The German Football Federation (DFB) has slammed allegations of bribery during the bidding process for the 2006 FIFA World Cup as "baseless".
The German Football Federation (DFB) has slammed allegations of bribery during the bidding process for the 2006 World Cup as "baseless".
A report in Der Spiegel on Friday claimed that a slush fund - provided by former Adidas chief Robert Louis-Dreyfus - totalling close to $6million had been established by Germany's World Cup bidding committee, intended to secure votes in their favour.
Iconic former defender Franz Beckenbauer - who led the bid committee - and current DFB chief Wolfgang Niersbach were aware of the fund, the report also alleges.
The DFB confirmed earlier on Friday that they had launched an internal investigation into the matter, which found "no sign whatsoever" that votes had been bought and made it clear that the payment was not related to the World Cup bid.
They have since released a statement insisting that Der Spiegel's report has no basis in fact and have threatened legal action against the publication.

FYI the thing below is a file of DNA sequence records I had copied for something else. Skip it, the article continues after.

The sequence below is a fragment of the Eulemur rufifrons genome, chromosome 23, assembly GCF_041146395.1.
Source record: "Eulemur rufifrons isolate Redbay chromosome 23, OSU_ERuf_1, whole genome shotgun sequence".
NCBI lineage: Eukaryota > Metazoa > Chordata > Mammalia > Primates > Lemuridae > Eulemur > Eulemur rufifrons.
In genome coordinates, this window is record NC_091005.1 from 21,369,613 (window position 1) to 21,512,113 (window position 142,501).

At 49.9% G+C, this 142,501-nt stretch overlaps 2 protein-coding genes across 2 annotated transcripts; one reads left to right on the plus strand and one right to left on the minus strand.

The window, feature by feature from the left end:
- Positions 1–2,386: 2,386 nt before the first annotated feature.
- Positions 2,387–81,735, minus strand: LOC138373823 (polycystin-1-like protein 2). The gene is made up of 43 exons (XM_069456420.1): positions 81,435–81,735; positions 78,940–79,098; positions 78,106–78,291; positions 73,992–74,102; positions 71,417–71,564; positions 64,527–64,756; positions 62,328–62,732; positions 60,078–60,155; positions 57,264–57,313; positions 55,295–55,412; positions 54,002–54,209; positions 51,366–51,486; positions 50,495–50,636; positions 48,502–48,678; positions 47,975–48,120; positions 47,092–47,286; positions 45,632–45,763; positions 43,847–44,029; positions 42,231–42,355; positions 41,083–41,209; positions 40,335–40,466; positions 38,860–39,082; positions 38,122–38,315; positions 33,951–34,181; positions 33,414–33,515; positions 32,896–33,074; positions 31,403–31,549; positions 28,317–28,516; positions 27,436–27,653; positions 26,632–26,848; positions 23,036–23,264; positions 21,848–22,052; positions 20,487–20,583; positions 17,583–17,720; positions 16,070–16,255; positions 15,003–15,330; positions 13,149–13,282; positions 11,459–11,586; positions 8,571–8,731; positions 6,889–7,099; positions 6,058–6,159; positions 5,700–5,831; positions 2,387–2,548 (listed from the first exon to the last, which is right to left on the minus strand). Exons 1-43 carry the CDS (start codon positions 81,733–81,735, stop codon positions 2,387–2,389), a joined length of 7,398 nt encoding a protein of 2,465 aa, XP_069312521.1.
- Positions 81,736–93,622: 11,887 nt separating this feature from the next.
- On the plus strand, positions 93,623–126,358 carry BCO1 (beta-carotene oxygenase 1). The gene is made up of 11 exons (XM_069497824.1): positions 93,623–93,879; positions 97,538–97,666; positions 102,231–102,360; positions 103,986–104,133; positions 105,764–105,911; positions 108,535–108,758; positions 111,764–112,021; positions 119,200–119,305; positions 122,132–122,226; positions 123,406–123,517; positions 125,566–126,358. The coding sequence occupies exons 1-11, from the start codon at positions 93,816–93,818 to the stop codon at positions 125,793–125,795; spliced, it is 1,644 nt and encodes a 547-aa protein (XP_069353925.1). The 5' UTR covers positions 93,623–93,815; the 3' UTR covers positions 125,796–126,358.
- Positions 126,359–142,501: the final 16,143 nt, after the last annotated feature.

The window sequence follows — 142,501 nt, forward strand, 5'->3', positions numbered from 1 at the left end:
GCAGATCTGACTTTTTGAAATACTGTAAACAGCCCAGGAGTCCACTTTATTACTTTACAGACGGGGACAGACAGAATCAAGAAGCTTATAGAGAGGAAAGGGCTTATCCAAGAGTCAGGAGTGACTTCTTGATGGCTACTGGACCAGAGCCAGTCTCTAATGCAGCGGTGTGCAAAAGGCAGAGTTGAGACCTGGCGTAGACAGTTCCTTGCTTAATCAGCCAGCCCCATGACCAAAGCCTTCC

"The German Football Association (DFB) is taking action with the utmost determination towards the completely baseless allegations of the news magazine 'Der Spiegel', which says there had been 'black cash' at the DFB in connection to the bid for the 2006 FIFA World Cup," the release read.
"Equally significantly, the association denies the factually incorrect conclusions from the authors that it had bought votes for the awarding of the World Cup. The DFB states explicitly again that neither the DFB president nor other members of the organising committee were involved in such operations or had knowledge about them.
"The DFB reserves legal action against the magazine 'Der Spiegel'."
FIFA is understood to be including the matter within their own internal investigation into allegations of corruption, which began with the arrest of officials in Zurich in May this year.
Former FIFA executive committee member Chuck Blazer told authorities in the United States earlier this year that he was involved in facilitating bribes in the bidding processes for the 1998 and 2010 World Cups, while both Russia and Qatar - the host nations of the next two tournaments - have been forced to deny any wrongdoing after allegations of foul play.
President Sepp Blatter, secretary general Jerome Valcke and UEFA chief Michel Platini are currently serving provisional 90-day suspensions implement as a result of FIFA's investigations.